Migration.8f3e7716-2011-43e4-96b1-aba62d229136: This mailbox, which is new in Exchange 2013, holds details of mailboxes being moved in migration batches. It generates a lot of transaction logs during batch Exchange 2013 mailbox moves, so the admin should make sure the database holding this mailbox doesn't dismount as the disk gets full.

There are few options to get around this issue:

  1. Enable circular logging and have a dedicated database to hold Arbitration Mailboxes.
  2. Keep an eye on the disk usage of the database hosting this mailbox and, depending on available disk space, run full backups between migrations.
  3. Use the New-MoveRequest cmdlet (also available in Exchange 2010) to move the mailbox instead of the new batch migration.

SystemMailbox{bb558c35-97f1-4cb9-8ff7-d53741dc928c}: This mailbox, new in Exchange 2013, is used in the Offline Address Book (OAB) generation process. This Arbitration Mailbox with persisted capability "OrganizationCapabilityOABGen" is called an Organization Mailbox.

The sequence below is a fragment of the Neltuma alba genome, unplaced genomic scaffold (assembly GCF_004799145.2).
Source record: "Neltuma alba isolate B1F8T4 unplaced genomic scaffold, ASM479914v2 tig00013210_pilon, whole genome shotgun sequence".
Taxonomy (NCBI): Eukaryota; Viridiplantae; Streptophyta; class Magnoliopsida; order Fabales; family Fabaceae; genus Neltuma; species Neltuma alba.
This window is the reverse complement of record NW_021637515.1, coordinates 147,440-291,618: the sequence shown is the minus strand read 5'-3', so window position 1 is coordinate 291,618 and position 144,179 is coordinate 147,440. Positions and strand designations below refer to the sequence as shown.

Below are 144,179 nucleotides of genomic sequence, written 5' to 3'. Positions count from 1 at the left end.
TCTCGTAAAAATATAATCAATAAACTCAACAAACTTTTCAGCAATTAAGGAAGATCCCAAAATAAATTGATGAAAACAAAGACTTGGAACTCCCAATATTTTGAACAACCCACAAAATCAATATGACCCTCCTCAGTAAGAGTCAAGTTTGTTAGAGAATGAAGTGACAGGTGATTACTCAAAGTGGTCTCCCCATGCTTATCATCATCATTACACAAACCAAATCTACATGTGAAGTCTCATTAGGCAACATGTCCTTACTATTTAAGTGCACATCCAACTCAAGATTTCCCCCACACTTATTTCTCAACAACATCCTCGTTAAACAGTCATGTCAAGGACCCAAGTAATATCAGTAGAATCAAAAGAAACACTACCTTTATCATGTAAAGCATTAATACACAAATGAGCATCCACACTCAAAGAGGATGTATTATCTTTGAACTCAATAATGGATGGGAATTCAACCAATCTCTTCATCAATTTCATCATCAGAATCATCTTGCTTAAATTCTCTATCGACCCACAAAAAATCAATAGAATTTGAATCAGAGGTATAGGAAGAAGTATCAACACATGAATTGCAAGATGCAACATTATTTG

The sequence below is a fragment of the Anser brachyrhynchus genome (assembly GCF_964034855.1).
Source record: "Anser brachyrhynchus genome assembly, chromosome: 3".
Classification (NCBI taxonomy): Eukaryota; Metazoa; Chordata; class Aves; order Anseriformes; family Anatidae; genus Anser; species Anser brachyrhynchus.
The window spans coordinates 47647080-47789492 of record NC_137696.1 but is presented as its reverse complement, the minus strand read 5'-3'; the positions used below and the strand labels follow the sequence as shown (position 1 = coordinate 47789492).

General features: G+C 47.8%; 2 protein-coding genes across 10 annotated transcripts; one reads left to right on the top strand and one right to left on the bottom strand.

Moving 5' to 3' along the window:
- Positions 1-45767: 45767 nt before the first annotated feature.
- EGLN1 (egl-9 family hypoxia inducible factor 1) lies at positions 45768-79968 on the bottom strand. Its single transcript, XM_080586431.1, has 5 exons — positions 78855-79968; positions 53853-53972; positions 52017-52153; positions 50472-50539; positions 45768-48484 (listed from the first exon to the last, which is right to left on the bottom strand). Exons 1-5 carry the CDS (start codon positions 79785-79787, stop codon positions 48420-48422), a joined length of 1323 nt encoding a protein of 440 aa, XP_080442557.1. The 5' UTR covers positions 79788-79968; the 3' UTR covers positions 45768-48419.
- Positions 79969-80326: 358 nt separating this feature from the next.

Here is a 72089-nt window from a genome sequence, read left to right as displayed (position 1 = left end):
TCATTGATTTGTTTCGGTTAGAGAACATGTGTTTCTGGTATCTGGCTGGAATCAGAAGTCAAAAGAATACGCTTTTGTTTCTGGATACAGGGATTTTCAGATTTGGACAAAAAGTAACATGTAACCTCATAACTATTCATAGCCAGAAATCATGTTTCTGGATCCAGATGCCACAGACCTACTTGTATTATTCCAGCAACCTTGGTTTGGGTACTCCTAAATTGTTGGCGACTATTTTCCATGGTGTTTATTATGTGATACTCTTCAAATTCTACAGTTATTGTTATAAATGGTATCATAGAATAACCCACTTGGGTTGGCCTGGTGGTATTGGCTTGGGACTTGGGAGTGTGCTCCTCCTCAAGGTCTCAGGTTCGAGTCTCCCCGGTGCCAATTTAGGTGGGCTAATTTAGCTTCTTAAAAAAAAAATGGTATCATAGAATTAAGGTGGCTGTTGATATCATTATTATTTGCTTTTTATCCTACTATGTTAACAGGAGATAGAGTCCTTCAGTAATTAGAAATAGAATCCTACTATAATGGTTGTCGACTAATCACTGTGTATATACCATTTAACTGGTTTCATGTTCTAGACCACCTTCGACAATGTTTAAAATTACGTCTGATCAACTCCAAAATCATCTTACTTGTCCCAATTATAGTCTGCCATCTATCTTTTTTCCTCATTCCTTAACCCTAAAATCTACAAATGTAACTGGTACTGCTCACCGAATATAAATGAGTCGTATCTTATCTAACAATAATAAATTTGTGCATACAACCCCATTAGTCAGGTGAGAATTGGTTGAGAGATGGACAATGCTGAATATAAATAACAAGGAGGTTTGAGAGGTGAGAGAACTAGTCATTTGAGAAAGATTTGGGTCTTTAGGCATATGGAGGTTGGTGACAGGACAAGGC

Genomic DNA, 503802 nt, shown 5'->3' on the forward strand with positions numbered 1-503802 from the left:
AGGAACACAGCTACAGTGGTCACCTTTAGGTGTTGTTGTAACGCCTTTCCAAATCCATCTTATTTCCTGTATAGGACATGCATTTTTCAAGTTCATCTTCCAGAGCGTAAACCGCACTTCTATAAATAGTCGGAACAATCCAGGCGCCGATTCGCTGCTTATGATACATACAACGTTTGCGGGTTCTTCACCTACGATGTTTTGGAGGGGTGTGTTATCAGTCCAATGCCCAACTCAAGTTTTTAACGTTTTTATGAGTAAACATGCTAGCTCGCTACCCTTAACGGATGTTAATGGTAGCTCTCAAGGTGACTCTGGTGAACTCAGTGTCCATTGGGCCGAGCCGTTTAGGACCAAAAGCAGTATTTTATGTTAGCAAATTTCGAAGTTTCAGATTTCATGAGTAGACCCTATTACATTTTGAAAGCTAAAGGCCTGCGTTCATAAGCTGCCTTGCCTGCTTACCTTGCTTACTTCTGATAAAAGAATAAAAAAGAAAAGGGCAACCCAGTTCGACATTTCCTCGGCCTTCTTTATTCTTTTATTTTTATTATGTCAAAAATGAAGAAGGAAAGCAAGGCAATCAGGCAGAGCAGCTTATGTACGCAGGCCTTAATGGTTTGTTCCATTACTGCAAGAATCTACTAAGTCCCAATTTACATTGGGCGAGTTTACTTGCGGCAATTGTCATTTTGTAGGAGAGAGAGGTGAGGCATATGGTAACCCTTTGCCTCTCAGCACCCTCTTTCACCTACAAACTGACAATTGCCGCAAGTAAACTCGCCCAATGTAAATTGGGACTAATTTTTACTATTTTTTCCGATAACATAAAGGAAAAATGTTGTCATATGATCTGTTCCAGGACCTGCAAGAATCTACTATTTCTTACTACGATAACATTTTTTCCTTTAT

Figure 2

Run the Get-Mailbox -Arbitration | where {$_.PersistedCapabilities -like "*oab*"} command to find all of the Organization Mailboxes in the environment (Figure 2).

In Exchange 2013, the Organization Mailbox generates and stores OAB files first and copies them to the %ExchangeInstallPath%\ClientAccess\OAB\ folder.

Only mailbox servers hosting the Organization Mailbox can generate OAB files. There will only be one Organization Mailbox for the entire Exchange organization by default, but you can configure more for fault tolerance. Configuring more Organization Mailboxes is recommended for a global company with users in different physical locations. This is a welcome change in Exchange 2013 mailboxes since there was only one OAB generation server in previous versions, which created a single point of failure.

Figure 3

To create a new Organization Mailbox, configure a new Arbitration Mailbox with an appropriate name on the correct database (based on location and region), and set the OABGen parameter to true. Run the following commands to configure an Organization Mailbox named OAB Mailbox 1 (Figure 3).